For their exemplary and longstanding worldwide work for trade justice and the recognition of the fundamental human right to water.
Tony Clarke is a Canadian activist working on trade and justice issues, with a special focus on access to water. He received the 2005 Right Livelihood Award jointly with Maude Barlow, with whom he has often campaigned together.
With their working lives closely connected for many years, Barlow and Clarke are now recognised as two of the most respected citizen leaders in Canada and in the global justice movement generally. They have played a key role in campaigning against the World Trade Organisation’s free-trade agenda.
In 1997, Clarke founded the Polaris Institute (PI, with Barlow on the Board) “for the purpose of unmasking the corporate power that lies behind government.” Concentrating on water, energy and trade policy issues, PI works on both domestic and international fronts. PI’s activities have included a project on “city-countryside” water struggles in the Global South, a campaign to stop Canada’s participation in the US defence initiative known as the Star Wars programme and numerous other initiatives in municipalities and schools against bottled water.
Working on social action
After his studies at the University of Chicago and inspired by Paulo Freire's work, Tony Clarke returned to Canada to work on the social justice programmes of the Canadian Conference of Catholic Bishops (CCCB). He eventually became head of the social action department and worked on a whole range of national and international social justice issues. In 1987 he chaired (first with fellow 2005 Right Livelihood Laureate Maude Barlow, later by himself), the Action Canada Network (ACN), the largest coalition of civil society organisations and labour unions ever assembled in Canada to mobilise opposition to the free trade agenda. Clarke was also a member of CoC's national board from 1997-2003 and vice-chair most of that time.
In 1993, Clarke was dismissed from his position in the CCCB - due mainly to his high profile organizing against NAFTA. Subsequently, he wrote a book documenting this experience titled Behind the Mitre, the Moral Leadership Crisis in the Catholic Church (1995).
He documented the unaccountable power and influence of big business in another book, Silent Coup: Confronting the Big Business Takeover of Canada (1997).
The Polaris Institute
In 1997, he founded the Polaris Institute (PI, with Barlow on the Board) "for the purpose of unmasking the corporate power that lies behind government." Concentrating on water, energy and trade policy issues and struggles, PI works on both domestic and international fronts. PI's activities have included a project on "city-countryside" water struggles in the Global South, a campaign challenging the CEO Water Mandate at the UN, an ongoing action program on the World Trade Organisation (WTO) and the GATS, a campaign to stop Canada's participation in the US Star Wars program, plus numerous campaigns in municipalities and schools against bottled water.
Today, a significant portion of PI's work is focused on building resistance to the extraction of oil from Canadian tar sands, which has been labelled "the most environmentally destructive industrial project on the planet."
Being the author or co-author of almost a dozen books, Clarke's most recent publication is Tar Sands Showdown: Canada and the New Politics of Oil in an Age of Climate Change (2008). He has also served on the board of directors for organizations such as the International Forum on Globalization, the Canadian Centre for Policy Alternatives, and the Oakland Institute.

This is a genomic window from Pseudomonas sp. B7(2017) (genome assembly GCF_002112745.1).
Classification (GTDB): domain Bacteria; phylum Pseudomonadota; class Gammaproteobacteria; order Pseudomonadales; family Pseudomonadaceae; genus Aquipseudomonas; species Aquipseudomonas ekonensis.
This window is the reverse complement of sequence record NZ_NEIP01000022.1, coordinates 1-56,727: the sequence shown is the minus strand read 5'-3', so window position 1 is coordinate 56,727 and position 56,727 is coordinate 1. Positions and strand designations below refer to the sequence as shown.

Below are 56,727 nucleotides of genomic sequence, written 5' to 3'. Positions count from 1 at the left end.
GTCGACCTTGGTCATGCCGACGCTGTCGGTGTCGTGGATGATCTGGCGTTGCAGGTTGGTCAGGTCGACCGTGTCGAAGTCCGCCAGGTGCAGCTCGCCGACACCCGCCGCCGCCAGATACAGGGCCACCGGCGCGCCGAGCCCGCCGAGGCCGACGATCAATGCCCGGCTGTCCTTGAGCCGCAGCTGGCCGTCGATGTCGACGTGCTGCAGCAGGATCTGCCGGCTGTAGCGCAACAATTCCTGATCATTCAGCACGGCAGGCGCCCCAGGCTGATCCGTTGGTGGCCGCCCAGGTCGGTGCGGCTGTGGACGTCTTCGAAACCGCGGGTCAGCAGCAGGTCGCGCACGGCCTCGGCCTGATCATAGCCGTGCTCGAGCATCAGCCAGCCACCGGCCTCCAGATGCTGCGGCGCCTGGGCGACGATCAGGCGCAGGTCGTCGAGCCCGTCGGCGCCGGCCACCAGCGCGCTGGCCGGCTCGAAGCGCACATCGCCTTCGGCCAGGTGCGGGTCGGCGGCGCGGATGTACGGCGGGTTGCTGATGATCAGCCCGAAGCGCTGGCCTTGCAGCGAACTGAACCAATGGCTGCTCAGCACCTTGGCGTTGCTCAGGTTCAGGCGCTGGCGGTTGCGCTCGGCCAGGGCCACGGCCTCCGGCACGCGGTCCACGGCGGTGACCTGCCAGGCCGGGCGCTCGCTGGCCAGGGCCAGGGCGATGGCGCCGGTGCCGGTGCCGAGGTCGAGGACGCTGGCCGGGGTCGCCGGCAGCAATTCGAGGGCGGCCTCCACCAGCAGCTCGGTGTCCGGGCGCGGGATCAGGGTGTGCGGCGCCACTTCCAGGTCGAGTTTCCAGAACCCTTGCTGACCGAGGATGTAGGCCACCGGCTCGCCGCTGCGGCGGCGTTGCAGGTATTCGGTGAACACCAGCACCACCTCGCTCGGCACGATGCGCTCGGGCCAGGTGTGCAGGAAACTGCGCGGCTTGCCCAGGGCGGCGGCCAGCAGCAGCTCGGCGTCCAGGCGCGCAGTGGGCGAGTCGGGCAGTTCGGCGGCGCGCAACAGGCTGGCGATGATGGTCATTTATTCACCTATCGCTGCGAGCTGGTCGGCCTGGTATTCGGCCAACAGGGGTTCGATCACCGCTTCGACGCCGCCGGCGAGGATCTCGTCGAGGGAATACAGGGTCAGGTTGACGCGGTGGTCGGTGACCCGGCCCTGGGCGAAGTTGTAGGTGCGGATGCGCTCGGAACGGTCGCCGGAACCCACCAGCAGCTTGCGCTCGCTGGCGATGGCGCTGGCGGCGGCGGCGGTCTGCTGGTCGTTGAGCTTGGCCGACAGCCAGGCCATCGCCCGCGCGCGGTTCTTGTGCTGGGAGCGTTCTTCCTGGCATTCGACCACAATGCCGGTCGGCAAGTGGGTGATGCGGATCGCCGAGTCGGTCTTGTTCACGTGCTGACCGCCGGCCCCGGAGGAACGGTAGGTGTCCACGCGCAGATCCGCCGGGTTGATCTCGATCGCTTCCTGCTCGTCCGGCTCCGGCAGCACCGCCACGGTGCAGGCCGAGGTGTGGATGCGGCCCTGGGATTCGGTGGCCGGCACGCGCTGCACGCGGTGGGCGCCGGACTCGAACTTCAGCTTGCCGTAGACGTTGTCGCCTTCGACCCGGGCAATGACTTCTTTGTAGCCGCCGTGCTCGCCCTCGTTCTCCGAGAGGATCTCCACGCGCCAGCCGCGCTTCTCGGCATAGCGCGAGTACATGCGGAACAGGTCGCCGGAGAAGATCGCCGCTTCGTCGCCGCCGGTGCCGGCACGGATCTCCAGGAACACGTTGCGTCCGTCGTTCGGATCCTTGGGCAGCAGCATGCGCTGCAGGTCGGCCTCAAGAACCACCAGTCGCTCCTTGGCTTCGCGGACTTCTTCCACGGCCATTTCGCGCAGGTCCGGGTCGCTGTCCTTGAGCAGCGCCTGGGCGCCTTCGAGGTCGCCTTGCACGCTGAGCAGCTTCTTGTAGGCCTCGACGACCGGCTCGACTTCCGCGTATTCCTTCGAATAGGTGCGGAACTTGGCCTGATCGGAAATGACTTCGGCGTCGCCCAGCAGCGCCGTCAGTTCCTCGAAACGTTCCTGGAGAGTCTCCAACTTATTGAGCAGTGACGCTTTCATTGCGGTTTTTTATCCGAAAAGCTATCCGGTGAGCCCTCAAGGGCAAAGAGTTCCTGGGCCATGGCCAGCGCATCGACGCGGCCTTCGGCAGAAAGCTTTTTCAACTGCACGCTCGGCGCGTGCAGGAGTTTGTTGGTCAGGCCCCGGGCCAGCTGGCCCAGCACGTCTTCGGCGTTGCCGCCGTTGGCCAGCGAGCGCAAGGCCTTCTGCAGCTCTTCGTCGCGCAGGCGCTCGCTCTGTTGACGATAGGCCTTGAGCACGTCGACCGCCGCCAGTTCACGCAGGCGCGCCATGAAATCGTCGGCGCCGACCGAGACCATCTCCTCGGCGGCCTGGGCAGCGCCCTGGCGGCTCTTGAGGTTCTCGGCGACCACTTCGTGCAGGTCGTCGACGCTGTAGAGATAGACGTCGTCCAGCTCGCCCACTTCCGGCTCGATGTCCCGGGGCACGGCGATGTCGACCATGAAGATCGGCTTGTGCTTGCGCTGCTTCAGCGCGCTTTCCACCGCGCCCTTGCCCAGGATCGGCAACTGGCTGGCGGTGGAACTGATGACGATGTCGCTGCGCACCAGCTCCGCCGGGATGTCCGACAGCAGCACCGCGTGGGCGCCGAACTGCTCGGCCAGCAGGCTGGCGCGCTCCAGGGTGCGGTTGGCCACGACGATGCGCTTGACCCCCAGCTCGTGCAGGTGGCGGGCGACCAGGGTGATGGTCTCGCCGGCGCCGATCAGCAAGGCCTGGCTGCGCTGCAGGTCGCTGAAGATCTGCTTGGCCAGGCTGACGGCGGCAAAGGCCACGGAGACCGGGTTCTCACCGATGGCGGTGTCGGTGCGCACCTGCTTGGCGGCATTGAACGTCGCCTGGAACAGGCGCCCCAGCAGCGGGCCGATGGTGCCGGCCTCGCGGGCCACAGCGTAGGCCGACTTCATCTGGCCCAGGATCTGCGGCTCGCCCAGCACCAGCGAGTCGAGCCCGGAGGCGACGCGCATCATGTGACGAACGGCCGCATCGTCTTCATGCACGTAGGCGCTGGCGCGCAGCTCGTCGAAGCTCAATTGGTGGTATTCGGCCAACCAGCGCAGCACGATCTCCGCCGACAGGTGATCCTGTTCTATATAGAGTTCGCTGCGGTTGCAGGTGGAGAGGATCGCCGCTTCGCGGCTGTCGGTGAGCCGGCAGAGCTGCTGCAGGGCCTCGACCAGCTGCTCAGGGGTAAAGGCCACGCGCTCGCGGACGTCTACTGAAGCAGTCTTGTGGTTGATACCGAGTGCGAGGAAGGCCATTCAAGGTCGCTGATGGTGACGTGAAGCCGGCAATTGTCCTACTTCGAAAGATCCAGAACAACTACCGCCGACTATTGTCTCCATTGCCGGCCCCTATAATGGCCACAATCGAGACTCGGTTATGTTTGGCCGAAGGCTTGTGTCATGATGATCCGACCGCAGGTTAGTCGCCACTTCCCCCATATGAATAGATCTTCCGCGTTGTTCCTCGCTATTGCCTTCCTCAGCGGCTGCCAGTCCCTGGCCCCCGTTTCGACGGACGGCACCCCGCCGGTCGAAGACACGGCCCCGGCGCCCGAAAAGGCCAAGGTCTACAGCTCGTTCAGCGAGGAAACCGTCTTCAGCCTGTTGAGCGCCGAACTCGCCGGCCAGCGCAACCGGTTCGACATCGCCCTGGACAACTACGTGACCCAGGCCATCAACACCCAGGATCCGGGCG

Campaigns against the WTO
Together, Clarke and Barlow have played a key role in building opposition to and defeating the Multilateral Agreement on Investment (MAI), and in campaigning against the WTO's free-trade agenda, especially in Seattle (1999) and Cancun (2003). With their working lives closely connected for many years, Barlow and Clarke are now recognized as two of the most respected citizen leaders in Canada and in the global justice movement generally.
Both have been featured speakers at the World Social Forums in Porto Alegre and Mumbai. They have also been important innovators in cross-border organising, which has been shown in their work against the MAI and WTO; in creating democratic models of organising and in bringing new issues to the forefront of the movement, as with NAFTA, the MAI and water; and in developing credible alternatives, which are discussed in their joint book Global Showdown: How the New Activists are Fighting Global Corporate Rule (2001).
They have also worked closely together through the International Forum on Globalisation (IFG) which was set up in 1998.
A major common focus of their work in recent years has been the world's water resources. In 2002, they published Blue Gold: the Battle Against Corporate Theft of the World's Water, which was published in 47 countries in 2009.
A recent book by Clarke, Inside the Bottle: Exposing the Bottled Water Industry (2007) highlights concerns about the bottled water industry and its impact on the water resources of the poor.
They have built a considerable network of activists in the Global South. An important part of their work has been visiting and assisting communities struggling for water rights, e.g. the village of Plachimada in Kerala fighting against a Coca-Cola plant.
One particular victory for the international water movement was the inclusion by referendum into the constitution of Uruguay a new article ensuring not only that access to piped water and sanitation was a fundamental human right available to everyone, but also that in the creation of water policies social and ecological considerations must take precedence over economic considerations.